North Carolina, 1990

"You needed that job, and you were the best qualified. But they had to give it to a minority because of a racial quota. Is that really fair?"

So began the infamous "hands" political ad in support of Jesse Helms for U.S. Senate, which emphasized Helms's black opponent (Harvey Gant) and his support for affirmative action by depicting a pair of white working man's hands presumably crumpling up a rejection letter from a prospective employer.

Just for the record, as I have written before, although reasonable people can disagree, I see the 1990 Helms-Gant ad as within the bounds of fair play and acceptable political discourse.

Cut to: North Carolina, 2008

Ironically, eighteen years later, the Tar Heel State is once again hosting a pivotal battle with national ramifications in a contest freighted with racial overtones.

Where Are We in this Contest?

Any honest observer at this point will admit that Hillary Clinton is on a roll and exceeding even the most optimistic expectations regarding her range and capacity as a candidate. Like the most recent Super Bowl champion incarnation of the New York Giants, Mrs. Clinton has peaked at the right moment in the season, playing at the top of her game when it counts the most.

On the other hand, Barack Obama finds himself bereft of momentum with no upswing in sight, (caution: about to switch sports metaphors) desperately trying to run the political version of the old Dean Smith "four corners" offense to preserve his precarious lead.

Nevertheless, even as more and more observers concede that the early Obama magic has all but evaporated, most pundits continue to write that the Democratic Party decision-makers would not dare deny their failing candidate the nomination at this point.


In large part, African Americans are the explanation. Right around 90 percent of African Americans vote Democratic in general elections (no other constituency in America even comes close in terms of fidelity). Moreover, during this primary season, 90-plus percent of African American Democrats have voted for Barack Obama (over the wife of their former hero, Bill Clinton).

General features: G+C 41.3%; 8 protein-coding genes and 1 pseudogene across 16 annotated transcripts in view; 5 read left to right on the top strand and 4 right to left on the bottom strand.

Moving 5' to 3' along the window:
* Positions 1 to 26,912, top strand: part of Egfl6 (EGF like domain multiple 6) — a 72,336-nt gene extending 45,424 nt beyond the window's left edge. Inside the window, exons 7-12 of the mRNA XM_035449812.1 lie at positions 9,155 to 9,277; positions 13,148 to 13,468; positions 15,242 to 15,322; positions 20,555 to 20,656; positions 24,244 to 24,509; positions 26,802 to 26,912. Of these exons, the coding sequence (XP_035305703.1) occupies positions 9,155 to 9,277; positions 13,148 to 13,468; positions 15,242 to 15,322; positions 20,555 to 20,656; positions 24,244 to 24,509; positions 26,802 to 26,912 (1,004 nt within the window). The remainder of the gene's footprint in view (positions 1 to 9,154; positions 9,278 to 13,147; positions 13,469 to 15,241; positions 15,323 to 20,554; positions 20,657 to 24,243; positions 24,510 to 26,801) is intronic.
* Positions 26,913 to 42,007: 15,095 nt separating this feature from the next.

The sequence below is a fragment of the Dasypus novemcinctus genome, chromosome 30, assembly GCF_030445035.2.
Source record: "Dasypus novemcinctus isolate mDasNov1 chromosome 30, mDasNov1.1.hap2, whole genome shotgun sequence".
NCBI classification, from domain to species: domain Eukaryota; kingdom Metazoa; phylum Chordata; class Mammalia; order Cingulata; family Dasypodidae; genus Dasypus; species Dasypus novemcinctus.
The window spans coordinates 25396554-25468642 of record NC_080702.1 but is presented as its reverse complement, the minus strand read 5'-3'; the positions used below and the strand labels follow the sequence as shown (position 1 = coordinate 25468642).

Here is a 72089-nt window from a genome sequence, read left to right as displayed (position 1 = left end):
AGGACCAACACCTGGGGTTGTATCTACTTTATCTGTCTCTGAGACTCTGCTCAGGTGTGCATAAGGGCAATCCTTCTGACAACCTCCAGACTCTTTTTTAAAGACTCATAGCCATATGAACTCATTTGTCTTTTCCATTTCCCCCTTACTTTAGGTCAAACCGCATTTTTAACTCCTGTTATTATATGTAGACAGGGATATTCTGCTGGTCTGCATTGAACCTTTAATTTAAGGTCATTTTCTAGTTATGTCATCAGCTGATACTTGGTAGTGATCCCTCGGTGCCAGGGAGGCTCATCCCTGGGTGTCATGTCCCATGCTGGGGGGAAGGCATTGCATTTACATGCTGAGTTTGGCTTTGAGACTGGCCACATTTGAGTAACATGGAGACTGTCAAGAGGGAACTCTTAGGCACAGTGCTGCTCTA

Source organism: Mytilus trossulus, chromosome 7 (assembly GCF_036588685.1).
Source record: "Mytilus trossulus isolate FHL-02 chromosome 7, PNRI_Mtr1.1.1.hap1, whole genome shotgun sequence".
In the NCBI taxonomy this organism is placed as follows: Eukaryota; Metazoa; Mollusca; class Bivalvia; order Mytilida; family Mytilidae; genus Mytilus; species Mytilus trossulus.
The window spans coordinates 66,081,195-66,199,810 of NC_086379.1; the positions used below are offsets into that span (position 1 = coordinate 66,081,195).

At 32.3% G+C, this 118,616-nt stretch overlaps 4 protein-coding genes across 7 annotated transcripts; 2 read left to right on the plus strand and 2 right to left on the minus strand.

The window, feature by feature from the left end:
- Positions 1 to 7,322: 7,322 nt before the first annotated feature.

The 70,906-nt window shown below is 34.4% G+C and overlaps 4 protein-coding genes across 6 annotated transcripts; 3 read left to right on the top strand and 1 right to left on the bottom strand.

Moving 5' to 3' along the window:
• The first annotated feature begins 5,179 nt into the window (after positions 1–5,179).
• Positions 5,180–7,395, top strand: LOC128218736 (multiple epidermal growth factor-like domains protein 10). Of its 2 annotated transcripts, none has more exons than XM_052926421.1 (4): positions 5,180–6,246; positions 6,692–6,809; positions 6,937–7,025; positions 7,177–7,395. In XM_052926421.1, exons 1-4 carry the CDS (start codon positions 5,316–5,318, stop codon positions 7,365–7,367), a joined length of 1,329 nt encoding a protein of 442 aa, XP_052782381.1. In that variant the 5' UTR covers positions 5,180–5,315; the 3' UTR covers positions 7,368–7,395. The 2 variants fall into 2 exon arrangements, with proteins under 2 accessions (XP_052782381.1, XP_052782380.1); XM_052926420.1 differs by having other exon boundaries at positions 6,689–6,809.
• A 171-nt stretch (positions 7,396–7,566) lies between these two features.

Sub-question: why has Barack Obama been so successful in garnering the African American vote?

Frankly, it is much safer NOT to answer that query in our current political climate. For additional evidence concerning the pitfalls of offering impolitic analysis in this regard, see the strange case of that well-known racist, Bill Clinton, who famously suggested it might be akin to the reason so many African Americans voted for Jesse Jackson in 1984 and 1988.

The main point: the Democratic Party bigheads are intent on stuffing Obama down our throats, regardless of the trend lines, the revelations, the unfolding primary battle, or the growing sense that this forty-six year-old, half-term senator is not quite ready for the Oval Office.

Or, rather, to put it another way, Americans are belatedly realizing that we don't really know this fellow well enough to invest him with the most important and most powerful office in the history of humanity. We liked what we saw at first blush, but now we are seeing "a side" of him that gives us pause. In other words, we have gone from love at first sight to a fairly rational case of cold feet.

No matter, the Democratic Party brass continues to follow a preset script written during headier times.

Has Barack Obama Finally Become the Affirmative Action Candidate of 2008?

To paraphrase the Helms ad: the need for racial transcendence and keeping peace in the Democratic Party coalition suddenly "makes the color of your skin more important than your qualifications."

Frankly, I expect a backlash at some point. I think we may see it in North Carolina on Tuesday, which coudl derail the Obama train (or perhaps not). The fix may be in so deep at this point in the nomination contest that he is impervious even to humiliating defeat.

No matter, the backlash is out there--and it is going to buffet this race in some fashion.

On the other hand, an Obama victory in North Carolina and Indiana puts all this to bed. If he can beat Mrs. Clinton in a fair fight, it will be easy to see him as Tiger Woods (worthy and fabulous) once again.

But barring a clear victory on the field of battle, the elevation of Obama for all the wrong reasons makes for an exceedingly unappealing message.